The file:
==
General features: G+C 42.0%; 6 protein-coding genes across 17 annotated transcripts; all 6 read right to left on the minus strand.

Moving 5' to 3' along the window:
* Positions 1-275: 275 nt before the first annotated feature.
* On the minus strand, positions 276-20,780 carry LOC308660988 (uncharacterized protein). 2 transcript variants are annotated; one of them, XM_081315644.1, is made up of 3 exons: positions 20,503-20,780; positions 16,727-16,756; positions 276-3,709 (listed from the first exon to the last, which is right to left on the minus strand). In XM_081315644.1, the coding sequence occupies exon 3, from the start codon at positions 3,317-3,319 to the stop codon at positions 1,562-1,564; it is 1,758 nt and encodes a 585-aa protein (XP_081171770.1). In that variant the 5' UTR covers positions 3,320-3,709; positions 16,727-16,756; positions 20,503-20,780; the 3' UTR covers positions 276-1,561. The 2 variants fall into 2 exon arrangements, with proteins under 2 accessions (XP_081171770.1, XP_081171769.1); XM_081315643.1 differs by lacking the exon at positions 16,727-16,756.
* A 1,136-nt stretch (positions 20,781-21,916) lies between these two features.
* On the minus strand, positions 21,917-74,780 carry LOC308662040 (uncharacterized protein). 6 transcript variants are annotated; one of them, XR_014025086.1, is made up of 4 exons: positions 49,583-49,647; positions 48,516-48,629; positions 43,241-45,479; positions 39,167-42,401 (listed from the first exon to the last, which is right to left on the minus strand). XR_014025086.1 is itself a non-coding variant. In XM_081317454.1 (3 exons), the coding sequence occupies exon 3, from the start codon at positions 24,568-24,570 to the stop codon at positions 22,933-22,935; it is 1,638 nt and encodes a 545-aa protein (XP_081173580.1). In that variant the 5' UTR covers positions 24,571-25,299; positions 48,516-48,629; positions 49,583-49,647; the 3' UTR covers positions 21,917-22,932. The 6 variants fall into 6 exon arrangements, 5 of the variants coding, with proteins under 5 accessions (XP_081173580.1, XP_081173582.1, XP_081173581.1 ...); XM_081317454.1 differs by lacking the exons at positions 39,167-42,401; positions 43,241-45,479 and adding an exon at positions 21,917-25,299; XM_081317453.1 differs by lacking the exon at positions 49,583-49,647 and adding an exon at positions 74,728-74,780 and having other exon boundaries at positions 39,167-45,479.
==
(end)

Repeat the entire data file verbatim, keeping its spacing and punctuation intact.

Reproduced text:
General features: G+C 42.0%; 6 protein-coding genes across 17 annotated transcripts; all 6 read right to left on the minus strand.

Moving 5' to 3' along the window:
* Positions 1-275: 275 nt before the first annotated feature.
* On the minus strand, positions 276-20,780 carry LOC308660988 (uncharacterized protein). 2 transcript variants are annotated; one of them, XM_081315644.1, is made up of 3 exons: positions 20,503-20,780; positions 16,727-16,756; positions 276-3,709 (listed from the first exon to the last, which is right to left on the minus strand). In XM_081315644.1, the coding sequence occupies exon 3, from the start codon at positions 3,317-3,319 to the stop codon at positions 1,562-1,564; it is 1,758 nt and encodes a 585-aa protein (XP_081171770.1). In that variant the 5' UTR covers positions 3,320-3,709; positions 16,727-16,756; positions 20,503-20,780; the 3' UTR covers positions 276-1,561. The 2 variants fall into 2 exon arrangements, with proteins under 2 accessions (XP_081171770.1, XP_081171769.1); XM_081315643.1 differs by lacking the exon at positions 16,727-16,756.
* A 1,136-nt stretch (positions 20,781-21,916) lies between these two features.
* On the minus strand, positions 21,917-74,780 carry LOC308662040 (uncharacterized protein). 6 transcript variants are annotated; one of them, XR_014025086.1, is made up of 4 exons: positions 49,583-49,647; positions 48,516-48,629; positions 43,241-45,479; positions 39,167-42,401 (listed from the first exon to the last, which is right to left on the minus strand). XR_014025086.1 is itself a non-coding variant. In XM_081317454.1 (3 exons), the coding sequence occupies exon 3, from the start codon at positions 24,568-24,570 to the stop codon at positions 22,933-22,935; it is 1,638 nt and encodes a 545-aa protein (XP_081173580.1). In that variant the 5' UTR covers positions 24,571-25,299; positions 48,516-48,629; positions 49,583-49,647; the 3' UTR covers positions 21,917-22,932. The 6 variants fall into 6 exon arrangements, 5 of the variants coding, with proteins under 5 accessions (XP_081173580.1, XP_081173582.1, XP_081173581.1 ...); XM_081317454.1 differs by lacking the exons at positions 39,167-42,401; positions 43,241-45,479 and adding an exon at positions 21,917-25,299; XM_081317453.1 differs by lacking the exon at positions 49,583-49,647 and adding an exon at positions 74,728-74,780 and having other exon boundaries at positions 39,167-45,479.